Visiting the Torres Strait to discuss moves for greater self-determination with island leaders and community groups, Mr Tickner told the Australian self-government by 2,001 was "highly likely" provided Torres Strait residents established a uniform goal.

It is obvious that the Aboriginal and Islander affairs minister has already committed himself and the government to seeing this process through. Meanwhile, Senator Robert Ray and the rest of the cabinet are left behind to muse over whether it is the correct thing to do or not—I include Senator Collins in this; I wish he would pay attention.

  The Chairman of the Cape York Land Council, Mr Noel Pearson, seems to know more about the commitment given to the islands by Mr Tickner than the rest of the government. In an interview with Paul Lyneham on 10 November, Mr Lyneham asked:

. . . and your statement today that Mabo has laid the basis for some future form of self-government within the nation—that's going to unsettle the horses as well, isn't it?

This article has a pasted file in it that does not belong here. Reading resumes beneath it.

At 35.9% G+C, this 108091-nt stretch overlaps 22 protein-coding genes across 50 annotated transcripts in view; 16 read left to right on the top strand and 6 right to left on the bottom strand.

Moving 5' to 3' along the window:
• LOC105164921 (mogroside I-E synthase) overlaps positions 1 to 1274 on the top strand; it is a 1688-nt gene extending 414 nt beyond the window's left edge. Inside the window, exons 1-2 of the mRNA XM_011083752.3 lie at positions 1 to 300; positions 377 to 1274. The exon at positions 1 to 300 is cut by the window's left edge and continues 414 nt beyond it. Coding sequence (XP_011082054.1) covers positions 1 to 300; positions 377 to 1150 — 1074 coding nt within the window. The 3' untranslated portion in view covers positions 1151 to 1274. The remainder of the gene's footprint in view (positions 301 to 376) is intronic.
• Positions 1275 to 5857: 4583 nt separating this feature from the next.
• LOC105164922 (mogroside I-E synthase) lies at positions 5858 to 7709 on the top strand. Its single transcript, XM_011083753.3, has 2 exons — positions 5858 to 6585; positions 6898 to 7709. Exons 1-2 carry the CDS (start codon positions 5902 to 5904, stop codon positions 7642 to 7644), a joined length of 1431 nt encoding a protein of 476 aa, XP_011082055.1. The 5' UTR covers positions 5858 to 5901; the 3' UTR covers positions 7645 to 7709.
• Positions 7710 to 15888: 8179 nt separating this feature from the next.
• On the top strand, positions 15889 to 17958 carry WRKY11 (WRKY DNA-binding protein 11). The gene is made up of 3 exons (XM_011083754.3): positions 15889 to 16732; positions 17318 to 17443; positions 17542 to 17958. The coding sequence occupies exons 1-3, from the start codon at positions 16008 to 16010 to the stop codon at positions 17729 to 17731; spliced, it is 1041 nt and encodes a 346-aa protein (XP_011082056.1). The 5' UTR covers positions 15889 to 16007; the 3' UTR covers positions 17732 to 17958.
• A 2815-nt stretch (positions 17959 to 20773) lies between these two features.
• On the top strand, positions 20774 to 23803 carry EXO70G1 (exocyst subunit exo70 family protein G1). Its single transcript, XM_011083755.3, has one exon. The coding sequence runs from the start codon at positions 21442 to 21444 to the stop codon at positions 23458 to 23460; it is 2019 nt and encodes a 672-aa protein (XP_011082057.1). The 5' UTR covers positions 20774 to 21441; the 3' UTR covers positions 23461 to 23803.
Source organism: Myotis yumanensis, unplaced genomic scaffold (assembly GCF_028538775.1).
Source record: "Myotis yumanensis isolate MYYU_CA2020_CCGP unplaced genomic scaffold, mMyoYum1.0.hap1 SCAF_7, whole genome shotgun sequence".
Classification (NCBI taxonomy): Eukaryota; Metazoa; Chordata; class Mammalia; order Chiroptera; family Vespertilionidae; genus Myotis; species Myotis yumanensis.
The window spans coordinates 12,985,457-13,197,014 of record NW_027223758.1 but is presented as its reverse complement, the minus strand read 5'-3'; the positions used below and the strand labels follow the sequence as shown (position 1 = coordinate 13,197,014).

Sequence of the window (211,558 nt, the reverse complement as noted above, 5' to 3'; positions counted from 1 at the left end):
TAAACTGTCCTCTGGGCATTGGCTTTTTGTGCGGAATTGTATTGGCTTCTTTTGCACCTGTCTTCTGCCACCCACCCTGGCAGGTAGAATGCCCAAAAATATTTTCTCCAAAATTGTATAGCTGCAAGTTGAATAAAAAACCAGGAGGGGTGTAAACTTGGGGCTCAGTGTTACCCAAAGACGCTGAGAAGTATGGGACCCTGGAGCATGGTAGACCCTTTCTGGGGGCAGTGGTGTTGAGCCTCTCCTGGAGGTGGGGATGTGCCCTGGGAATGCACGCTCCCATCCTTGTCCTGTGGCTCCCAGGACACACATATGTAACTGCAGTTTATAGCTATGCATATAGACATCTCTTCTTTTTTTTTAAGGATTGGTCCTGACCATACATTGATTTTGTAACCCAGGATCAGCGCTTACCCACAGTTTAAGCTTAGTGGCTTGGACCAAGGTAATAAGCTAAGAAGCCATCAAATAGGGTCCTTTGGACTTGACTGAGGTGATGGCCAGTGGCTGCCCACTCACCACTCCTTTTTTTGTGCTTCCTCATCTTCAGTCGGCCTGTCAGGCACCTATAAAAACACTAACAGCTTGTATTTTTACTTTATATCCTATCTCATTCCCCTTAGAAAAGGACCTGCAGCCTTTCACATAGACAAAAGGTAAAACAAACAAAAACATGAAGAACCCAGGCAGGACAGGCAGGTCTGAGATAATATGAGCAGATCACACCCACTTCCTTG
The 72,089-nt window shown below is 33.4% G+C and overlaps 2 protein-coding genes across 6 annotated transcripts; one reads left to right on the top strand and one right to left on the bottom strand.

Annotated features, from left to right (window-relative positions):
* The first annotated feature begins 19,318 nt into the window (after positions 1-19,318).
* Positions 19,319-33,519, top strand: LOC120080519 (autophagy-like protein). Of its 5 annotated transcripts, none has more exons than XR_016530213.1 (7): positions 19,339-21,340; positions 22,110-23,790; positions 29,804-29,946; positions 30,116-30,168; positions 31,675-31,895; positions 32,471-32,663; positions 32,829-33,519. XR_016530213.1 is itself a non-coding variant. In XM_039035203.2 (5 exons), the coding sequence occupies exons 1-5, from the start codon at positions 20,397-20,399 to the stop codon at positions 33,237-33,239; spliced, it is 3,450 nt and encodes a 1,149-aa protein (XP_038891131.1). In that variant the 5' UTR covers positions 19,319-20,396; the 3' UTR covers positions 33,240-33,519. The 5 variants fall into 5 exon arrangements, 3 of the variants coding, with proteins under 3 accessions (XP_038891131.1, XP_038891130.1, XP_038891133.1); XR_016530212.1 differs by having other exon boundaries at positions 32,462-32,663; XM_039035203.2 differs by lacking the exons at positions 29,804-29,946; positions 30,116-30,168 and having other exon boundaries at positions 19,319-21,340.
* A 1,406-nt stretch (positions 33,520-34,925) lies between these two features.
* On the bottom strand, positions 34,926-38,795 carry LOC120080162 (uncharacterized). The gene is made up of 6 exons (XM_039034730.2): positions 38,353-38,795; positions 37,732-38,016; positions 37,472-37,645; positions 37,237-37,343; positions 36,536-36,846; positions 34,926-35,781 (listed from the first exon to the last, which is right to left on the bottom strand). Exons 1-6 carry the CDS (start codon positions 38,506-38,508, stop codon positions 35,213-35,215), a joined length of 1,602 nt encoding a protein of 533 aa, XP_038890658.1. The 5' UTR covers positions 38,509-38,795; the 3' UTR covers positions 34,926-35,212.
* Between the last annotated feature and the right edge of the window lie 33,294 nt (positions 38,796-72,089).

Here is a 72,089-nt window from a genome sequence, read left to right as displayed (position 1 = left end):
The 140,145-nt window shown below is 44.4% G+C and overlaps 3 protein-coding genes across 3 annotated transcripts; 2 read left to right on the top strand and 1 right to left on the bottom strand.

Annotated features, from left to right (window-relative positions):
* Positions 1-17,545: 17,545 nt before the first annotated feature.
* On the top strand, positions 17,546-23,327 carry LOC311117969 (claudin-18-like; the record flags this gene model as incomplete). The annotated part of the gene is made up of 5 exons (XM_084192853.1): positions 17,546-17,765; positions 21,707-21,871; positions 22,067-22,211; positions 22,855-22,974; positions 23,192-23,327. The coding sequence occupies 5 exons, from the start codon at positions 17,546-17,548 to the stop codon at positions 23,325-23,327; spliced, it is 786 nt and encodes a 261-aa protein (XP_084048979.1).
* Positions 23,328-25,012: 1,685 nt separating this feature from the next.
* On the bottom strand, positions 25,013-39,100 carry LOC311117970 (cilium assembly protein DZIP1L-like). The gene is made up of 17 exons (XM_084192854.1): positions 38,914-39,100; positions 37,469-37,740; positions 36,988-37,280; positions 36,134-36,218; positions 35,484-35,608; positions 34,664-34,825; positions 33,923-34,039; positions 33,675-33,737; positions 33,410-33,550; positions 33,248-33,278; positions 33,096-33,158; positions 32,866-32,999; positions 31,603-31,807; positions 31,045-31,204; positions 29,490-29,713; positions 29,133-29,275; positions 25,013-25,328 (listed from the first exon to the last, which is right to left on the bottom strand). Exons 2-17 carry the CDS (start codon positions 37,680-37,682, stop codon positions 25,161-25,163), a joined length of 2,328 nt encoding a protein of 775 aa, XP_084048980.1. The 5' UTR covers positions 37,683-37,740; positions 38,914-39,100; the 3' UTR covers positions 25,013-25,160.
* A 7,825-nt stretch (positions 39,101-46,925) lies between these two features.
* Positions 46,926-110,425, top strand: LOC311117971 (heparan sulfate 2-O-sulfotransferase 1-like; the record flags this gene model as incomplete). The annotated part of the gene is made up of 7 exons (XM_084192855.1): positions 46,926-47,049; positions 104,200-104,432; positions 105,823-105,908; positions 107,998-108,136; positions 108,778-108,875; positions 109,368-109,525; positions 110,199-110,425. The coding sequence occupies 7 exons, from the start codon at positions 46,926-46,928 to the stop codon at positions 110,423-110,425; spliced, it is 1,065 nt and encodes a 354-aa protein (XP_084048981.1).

Mr Pearson replied:

It is nothing to be alarmed about. There's discussions particularly taking place in the Torres Strait where the real agenda is self-determination for the indigenous people of that region. You have to recall the fact that there are self-determination arrangements.

Senator Ray was at pains to explain that self-government for the Torres Strait was a long-term aspiration and the substantial details of the proposal by the Islanders have not yet been put forward. Yet only yesterday the Chairman of the ICC, Mr Gaetano Lui, told ABC radio that the ball was fairly in the government's court. Both federal and Queensland governments had been sent their proposals. Mr Lui complained about the lack of response from the state minister, Anne Warner. The desire for self government by the year 2001 was also expressed in the regional council's Torres Strait development plan. The Islanders believe they have reached a negotiating stage with the government. Mr Lui said that the time for consultation is over.

  Mabo has given Islanders a position of strength, and the federal minister for Aboriginal and Torres Strait Islanders has led them to believe that the government is right behind their self-government aims. Having had the Mabo glory taken away from him by the Prime Minister and the Special Minister of State (Mr Walker), Mr Tickner is now seeking political glory on his own. The problem is, as Senator Ray pointed out, that there are many complex issues to be discussed. In his enthusiasm to make a name for himself, Mr Tickner may be guilty of overlooking these complexities and, indeed, the welfare of the Islanders themselves.